In the meantime, the company is investing in hybrids and plug-in hybrids. "We're certainly offering more hybrids this year than any year previously, as we're trying to offer the vehicles that customers want. We're committed to electric and will continue to have some on our fleet, but with our business we just have to wait until the demand is really there and then we can adapt," says Smith.
In terms of diesel, he hasn't noticed a big change in customer demand for it, especially in fleet. "We're positioning ourselves slightly away from it and preparing for that change, but if our customers want a replacement vehicle they often want like-for-like, so that's often diesel," he explains. "They're saying it is still an absolute requirement and will be the case while the government continues to drive this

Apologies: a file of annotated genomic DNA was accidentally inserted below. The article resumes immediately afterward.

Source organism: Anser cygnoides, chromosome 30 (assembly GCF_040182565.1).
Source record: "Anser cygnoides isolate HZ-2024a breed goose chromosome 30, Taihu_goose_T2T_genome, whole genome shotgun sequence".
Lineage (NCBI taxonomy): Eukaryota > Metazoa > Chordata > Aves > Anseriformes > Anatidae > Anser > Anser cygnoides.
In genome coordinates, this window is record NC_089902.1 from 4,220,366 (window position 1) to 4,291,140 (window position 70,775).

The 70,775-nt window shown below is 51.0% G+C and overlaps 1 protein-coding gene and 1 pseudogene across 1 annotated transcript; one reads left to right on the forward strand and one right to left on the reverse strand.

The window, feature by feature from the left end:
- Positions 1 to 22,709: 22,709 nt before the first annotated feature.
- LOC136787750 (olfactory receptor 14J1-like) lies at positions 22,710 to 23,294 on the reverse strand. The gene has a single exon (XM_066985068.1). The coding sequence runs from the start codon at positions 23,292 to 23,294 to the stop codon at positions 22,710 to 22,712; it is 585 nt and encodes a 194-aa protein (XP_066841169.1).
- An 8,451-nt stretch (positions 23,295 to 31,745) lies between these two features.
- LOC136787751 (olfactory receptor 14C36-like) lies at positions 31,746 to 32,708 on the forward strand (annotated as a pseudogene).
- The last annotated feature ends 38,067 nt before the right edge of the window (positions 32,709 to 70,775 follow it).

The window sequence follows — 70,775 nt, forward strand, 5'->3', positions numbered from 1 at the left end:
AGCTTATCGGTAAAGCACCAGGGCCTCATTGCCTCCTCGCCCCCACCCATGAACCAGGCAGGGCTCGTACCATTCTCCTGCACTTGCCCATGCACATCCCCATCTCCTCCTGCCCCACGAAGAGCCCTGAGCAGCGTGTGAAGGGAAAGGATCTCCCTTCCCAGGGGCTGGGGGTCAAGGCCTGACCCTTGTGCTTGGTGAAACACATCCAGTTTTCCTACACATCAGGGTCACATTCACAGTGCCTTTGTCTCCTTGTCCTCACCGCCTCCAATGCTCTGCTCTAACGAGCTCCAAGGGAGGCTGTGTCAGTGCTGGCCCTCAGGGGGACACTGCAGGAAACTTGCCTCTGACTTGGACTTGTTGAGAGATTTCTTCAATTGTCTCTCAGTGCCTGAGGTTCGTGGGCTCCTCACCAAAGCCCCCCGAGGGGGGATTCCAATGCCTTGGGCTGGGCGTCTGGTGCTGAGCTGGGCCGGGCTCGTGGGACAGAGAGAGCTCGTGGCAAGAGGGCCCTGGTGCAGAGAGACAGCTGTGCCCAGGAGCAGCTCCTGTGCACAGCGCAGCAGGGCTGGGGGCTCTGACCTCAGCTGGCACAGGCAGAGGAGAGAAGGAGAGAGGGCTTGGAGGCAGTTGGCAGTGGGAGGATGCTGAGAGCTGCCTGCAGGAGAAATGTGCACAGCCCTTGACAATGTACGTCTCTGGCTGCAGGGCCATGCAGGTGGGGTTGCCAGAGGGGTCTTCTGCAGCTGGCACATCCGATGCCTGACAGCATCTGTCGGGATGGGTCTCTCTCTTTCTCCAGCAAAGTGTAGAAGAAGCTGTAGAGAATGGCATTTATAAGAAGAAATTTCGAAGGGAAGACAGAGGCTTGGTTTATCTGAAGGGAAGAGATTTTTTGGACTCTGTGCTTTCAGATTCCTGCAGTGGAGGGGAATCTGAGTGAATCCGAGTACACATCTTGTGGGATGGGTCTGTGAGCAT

Another trend that Smith has noticed is car connectivity. "Our customers want a smooth, quick, easy service and demand for this is increasing. The 'remote access to car' service is something we've offered for two to three years now and, to be honest, it hasn't been that popular so far, but this is something we see changing and catching on in the not-so-distant future."